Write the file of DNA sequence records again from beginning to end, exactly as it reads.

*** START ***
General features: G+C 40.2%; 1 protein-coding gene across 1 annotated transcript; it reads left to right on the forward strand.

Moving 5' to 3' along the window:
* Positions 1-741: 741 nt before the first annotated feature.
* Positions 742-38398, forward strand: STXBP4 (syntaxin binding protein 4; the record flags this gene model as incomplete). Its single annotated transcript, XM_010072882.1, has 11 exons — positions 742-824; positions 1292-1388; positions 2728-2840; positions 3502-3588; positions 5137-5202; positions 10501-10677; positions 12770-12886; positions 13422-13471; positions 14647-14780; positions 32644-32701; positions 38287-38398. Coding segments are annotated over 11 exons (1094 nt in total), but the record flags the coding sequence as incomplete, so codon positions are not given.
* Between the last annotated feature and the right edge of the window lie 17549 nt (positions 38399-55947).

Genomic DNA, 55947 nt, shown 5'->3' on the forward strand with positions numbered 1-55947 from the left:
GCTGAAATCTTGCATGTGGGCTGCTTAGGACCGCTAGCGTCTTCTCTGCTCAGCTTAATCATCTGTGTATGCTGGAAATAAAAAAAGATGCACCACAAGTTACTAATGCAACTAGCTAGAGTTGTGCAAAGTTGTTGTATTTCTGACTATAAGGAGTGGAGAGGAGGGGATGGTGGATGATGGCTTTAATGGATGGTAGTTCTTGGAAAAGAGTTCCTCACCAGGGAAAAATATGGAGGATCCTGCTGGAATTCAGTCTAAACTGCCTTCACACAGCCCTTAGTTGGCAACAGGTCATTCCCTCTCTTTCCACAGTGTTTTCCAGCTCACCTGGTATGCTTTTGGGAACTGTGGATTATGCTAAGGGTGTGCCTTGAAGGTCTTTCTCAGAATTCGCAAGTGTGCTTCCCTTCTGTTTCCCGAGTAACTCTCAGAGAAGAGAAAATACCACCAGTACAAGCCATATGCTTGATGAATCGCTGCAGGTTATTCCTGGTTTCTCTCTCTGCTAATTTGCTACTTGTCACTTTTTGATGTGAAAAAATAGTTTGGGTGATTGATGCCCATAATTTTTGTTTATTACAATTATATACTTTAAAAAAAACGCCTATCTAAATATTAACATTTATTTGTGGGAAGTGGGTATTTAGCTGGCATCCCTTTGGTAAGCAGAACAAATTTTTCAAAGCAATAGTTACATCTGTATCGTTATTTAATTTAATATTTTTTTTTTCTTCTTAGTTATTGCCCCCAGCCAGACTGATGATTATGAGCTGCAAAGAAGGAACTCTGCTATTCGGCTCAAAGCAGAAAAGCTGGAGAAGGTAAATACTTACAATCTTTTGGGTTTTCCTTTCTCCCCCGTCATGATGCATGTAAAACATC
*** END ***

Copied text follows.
General features: G+C 40.2%; 1 protein-coding gene across 1 annotated transcript; it reads left to right on the forward strand.

Moving 5' to 3' along the window:
* Positions 1-741: 741 nt before the first annotated feature.
* Positions 742-38398, forward strand: STXBP4 (syntaxin binding protein 4; the record flags this gene model as incomplete). Its single annotated transcript, XM_010072882.1, has 11 exons — positions 742-824; positions 1292-1388; positions 2728-2840; positions 3502-3588; positions 5137-5202; positions 10501-10677; positions 12770-12886; positions 13422-13471; positions 14647-14780; positions 32644-32701; positions 38287-38398. Coding segments are annotated over 11 exons (1094 nt in total), but the record flags the coding sequence as incomplete, so codon positions are not given.
* Between the last annotated feature and the right edge of the window lie 17549 nt (positions 38399-55947).

Genomic DNA, 55947 nt, shown 5'->3' on the forward strand with positions numbered 1-55947 from the left:
GCTGAAATCTTGCATGTGGGCTGCTTAGGACCGCTAGCGTCTTCTCTGCTCAGCTTAATCATCTGTGTATGCTGGAAATAAAAAAAGATGCACCACAAGTTACTAATGCAACTAGCTAGAGTTGTGCAAAGTTGTTGTATTTCTGACTATAAGGAGTGGAGAGGAGGGGATGGTGGATGATGGCTTTAATGGATGGTAGTTCTTGGAAAAGAGTTCCTCACCAGGGAAAAATATGGAGGATCCTGCTGGAATTCAGTCTAAACTGCCTTCACACAGCCCTTAGTTGGCAACAGGTCATTCCCTCTCTTTCCACAGTGTTTTCCAGCTCACCTGGTATGCTTTTGGGAACTGTGGATTATGCTAAGGGTGTGCCTTGAAGGTCTTTCTCAGAATTCGCAAGTGTGCTTCCCTTCTGTTTCCCGAGTAACTCTCAGAGAAGAGAAAATACCACCAGTACAAGCCATATGCTTGATGAATCGCTGCAGGTTATTCCTGGTTTCTCTCTCTGCTAATTTGCTACTTGTCACTTTTTGATGTGAAAAAATAGTTTGGGTGATTGATGCCCATAATTTTTGTTTATTACAATTATATACTTTAAAAAAAACGCCTATCTAAATATTAACATTTATTTGTGGGAAGTGGGTATTTAGCTGGCATCCCTTTGGTAAGCAGAACAAATTTTTCAAAGCAATAGTTACATCTGTATCGTTATTTAATTTAATATTTTTTTTTTCTTCTTAGTTATTGCCCCCAGCCAGACTGATGATTATGAGCTGCAAAGAAGGAACTCTGCTATTCGGCTCAAAGCAGAAAAGCTGGAGAAGGTAAATACTTACAATCTTTTGGGTTTTCCTTTCTCCCCCGTCATGATGCATGTAAAACATC